I just read this post, a pretty well written one, talking about the trash lady from Deus Ex: Human Revolution. He contends that the character in question is not racism. He is only correct on a technicality, but his reasoning has me boiling.
See, he argues that racism requires intentionality. [These sentences have been removed until they can be corrected properly.] Then he goes too far.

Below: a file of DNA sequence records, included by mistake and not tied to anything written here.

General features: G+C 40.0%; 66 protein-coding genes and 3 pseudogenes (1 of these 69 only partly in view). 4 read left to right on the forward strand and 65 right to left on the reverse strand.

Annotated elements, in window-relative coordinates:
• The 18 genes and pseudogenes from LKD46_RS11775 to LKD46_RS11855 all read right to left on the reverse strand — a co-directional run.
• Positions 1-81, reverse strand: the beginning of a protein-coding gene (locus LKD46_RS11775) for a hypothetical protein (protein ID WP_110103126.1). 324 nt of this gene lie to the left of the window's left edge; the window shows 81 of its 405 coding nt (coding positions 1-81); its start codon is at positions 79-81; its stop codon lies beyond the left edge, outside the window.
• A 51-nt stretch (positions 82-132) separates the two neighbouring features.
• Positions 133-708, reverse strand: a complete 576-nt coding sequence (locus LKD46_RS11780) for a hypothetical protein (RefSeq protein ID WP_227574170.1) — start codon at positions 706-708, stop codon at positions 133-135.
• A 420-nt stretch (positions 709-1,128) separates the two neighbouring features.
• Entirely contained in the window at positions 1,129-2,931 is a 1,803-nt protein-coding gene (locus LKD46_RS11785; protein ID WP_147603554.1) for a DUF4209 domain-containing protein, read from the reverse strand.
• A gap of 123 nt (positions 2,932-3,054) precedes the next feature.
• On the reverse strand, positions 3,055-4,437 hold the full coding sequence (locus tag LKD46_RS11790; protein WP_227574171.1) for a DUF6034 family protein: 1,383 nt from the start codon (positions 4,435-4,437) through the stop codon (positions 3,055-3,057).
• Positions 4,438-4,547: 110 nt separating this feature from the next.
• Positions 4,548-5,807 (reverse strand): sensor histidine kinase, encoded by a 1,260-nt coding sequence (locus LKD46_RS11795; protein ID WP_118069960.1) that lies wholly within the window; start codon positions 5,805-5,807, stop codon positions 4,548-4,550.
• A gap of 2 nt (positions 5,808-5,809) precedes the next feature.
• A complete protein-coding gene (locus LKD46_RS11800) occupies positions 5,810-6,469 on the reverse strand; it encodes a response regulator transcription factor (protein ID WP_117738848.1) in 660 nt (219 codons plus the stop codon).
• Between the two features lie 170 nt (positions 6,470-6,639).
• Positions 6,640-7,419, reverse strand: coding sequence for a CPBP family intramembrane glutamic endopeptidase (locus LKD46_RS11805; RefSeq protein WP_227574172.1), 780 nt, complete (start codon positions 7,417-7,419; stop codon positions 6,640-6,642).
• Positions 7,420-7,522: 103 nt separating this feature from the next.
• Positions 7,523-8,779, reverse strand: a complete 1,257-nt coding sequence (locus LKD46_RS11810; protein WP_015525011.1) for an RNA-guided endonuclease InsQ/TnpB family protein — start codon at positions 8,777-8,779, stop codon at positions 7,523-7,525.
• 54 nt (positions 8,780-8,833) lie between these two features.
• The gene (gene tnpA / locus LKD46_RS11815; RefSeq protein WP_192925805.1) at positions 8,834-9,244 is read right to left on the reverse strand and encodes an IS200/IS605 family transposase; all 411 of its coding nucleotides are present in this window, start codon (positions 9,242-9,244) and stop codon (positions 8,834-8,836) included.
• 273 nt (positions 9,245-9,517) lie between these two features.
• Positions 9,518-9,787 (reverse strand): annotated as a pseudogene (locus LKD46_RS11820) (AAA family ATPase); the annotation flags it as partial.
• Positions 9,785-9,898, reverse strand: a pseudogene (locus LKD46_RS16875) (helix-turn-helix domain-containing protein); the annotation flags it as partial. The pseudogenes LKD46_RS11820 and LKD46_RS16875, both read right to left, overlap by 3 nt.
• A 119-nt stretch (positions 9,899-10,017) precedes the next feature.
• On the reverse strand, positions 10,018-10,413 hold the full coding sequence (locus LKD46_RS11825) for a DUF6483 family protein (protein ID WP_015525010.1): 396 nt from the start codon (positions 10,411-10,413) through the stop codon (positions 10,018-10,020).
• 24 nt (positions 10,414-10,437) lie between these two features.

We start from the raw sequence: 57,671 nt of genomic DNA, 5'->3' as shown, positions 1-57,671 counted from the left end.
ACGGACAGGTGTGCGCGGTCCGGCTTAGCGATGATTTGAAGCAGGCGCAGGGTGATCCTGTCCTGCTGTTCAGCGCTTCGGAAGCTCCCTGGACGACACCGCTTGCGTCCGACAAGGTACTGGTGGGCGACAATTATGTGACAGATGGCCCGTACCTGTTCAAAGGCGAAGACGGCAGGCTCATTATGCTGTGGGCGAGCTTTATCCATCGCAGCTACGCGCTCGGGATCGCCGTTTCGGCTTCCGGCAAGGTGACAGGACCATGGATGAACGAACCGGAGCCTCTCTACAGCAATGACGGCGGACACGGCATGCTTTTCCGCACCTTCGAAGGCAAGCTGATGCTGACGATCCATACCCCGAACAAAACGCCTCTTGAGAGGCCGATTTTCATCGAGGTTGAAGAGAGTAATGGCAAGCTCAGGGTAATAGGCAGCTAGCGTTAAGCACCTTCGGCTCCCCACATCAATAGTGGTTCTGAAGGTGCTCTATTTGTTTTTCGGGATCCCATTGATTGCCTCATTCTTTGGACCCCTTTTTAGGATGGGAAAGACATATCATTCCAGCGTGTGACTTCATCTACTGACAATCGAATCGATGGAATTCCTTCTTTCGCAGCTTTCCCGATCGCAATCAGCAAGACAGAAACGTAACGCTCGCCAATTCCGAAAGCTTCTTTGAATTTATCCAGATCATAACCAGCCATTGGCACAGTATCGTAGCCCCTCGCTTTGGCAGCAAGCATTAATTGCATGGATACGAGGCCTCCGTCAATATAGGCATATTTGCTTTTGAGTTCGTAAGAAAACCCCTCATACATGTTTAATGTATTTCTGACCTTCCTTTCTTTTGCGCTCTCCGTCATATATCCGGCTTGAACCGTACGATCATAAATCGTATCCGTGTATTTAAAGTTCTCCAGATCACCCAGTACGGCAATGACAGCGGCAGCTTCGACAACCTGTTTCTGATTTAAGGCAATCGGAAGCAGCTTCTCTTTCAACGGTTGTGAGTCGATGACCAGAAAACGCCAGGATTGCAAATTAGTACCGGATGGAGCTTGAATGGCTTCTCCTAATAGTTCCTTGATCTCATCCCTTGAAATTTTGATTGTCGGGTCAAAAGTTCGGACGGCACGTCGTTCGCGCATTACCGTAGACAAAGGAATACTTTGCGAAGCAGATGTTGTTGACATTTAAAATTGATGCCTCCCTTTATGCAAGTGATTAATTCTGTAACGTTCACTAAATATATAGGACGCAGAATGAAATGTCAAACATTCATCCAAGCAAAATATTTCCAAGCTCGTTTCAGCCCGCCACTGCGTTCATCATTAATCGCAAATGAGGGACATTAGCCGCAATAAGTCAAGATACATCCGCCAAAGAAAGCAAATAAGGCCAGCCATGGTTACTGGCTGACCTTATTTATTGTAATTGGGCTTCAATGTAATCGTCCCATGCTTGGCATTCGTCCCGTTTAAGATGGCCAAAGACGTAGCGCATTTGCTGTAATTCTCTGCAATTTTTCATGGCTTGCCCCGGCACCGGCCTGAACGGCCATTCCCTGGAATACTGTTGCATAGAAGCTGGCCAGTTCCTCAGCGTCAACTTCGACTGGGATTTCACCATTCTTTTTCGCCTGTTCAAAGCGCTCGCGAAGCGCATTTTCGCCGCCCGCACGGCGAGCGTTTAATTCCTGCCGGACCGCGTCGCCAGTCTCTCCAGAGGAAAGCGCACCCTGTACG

Several times he gives examples that show words have no meaning without intention, but he removes all context so that there could be no intention. He says he calls a woman he loved “Chief” being that she is not an American Indian she it is just a cute little nickname. He is perfectly right in this respect. The word has no meaning outside of that connotation, BECAUSE she is not a Native American. Likewise earlier in the piece he says that the character’s use of “Capt’n” is only affix the racist term to it because it is spoken by a black woman, but has no connotation when on a cereal box with an old white man. Again since context is removed and therefore meaning is removed, that somehow means that the word has no meaning. I hate to burst your bubble, but should you put it back into context the uninsulting word becomes insulting.